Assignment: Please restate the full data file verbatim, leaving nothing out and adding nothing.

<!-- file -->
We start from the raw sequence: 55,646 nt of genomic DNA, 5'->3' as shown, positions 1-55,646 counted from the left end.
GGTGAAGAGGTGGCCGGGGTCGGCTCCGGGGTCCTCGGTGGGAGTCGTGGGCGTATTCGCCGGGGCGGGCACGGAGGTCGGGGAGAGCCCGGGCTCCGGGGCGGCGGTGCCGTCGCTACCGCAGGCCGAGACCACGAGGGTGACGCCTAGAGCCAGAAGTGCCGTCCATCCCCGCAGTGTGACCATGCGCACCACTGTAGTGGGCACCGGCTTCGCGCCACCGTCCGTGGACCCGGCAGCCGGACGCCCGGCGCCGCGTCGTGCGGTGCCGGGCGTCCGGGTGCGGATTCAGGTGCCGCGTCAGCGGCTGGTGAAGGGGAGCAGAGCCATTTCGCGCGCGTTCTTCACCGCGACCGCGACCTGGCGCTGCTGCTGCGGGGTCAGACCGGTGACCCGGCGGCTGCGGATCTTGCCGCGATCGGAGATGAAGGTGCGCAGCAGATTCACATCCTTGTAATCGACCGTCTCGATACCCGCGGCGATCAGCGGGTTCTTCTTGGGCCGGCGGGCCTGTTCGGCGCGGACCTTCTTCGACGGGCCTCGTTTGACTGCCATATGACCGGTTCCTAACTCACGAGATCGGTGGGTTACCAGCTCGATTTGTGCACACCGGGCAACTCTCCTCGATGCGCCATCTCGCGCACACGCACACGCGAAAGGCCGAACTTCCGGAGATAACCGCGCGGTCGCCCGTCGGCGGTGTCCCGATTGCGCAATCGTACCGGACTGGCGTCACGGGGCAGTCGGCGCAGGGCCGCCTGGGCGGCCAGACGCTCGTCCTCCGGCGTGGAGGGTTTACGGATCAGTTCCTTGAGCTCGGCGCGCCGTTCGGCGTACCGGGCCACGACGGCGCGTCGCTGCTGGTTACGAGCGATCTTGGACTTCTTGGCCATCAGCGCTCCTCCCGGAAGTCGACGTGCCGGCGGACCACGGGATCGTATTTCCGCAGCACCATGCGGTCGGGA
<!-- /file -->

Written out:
We start from the raw sequence: 55,646 nt of genomic DNA, 5'->3' as shown, positions 1-55,646 counted from the left end.
GGTGAAGAGGTGGCCGGGGTCGGCTCCGGGGTCCTCGGTGGGAGTCGTGGGCGTATTCGCCGGGGCGGGCACGGAGGTCGGGGAGAGCCCGGGCTCCGGGGCGGCGGTGCCGTCGCTACCGCAGGCCGAGACCACGAGGGTGACGCCTAGAGCCAGAAGTGCCGTCCATCCCCGCAGTGTGACCATGCGCACCACTGTAGTGGGCACCGGCTTCGCGCCACCGTCCGTGGACCCGGCAGCCGGACGCCCGGCGCCGCGTCGTGCGGTGCCGGGCGTCCGGGTGCGGATTCAGGTGCCGCGTCAGCGGCTGGTGAAGGGGAGCAGAGCCATTTCGCGCGCGTTCTTCACCGCGACCGCGACCTGGCGCTGCTGCTGCGGGGTCAGACCGGTGACCCGGCGGCTGCGGATCTTGCCGCGATCGGAGATGAAGGTGCGCAGCAGATTCACATCCTTGTAATCGACCGTCTCGATACCCGCGGCGATCAGCGGGTTCTTCTTGGGCCGGCGGGCCTGTTCGGCGCGGACCTTCTTCGACGGGCCTCGTTTGACTGCCATATGACCGGTTCCTAACTCACGAGATCGGTGGGTTACCAGCTCGATTTGTGCACACCGGGCAACTCTCCTCGATGCGCCATCTCGCGCACACGCACACGCGAAAGGCCGAACTTCCGGAGATAACCGCGCGGTCGCCCGTCGGCGGTGTCCCGATTGCGCAATCGTACCGGACTGGCGTCACGGGGCAGTCGGCGCAGGGCCGCCTGGGCGGCCAGACGCTCGTCCTCCGGCGTGGAGGGTTTACGGATCAGTTCCTTGAGCTCGGCGCGCCGTTCGGCGTACCGGGCCACGACGGCGCGTCGCTGCTGGTTACGAGCGATCTTGGACTTCTTGGCCATCAGCGCTCCTCCCGGAAGTCGACGTGCCGGCGGACCACGGGATCGTATTTCCGCAGCACCATGCGGTCGGGA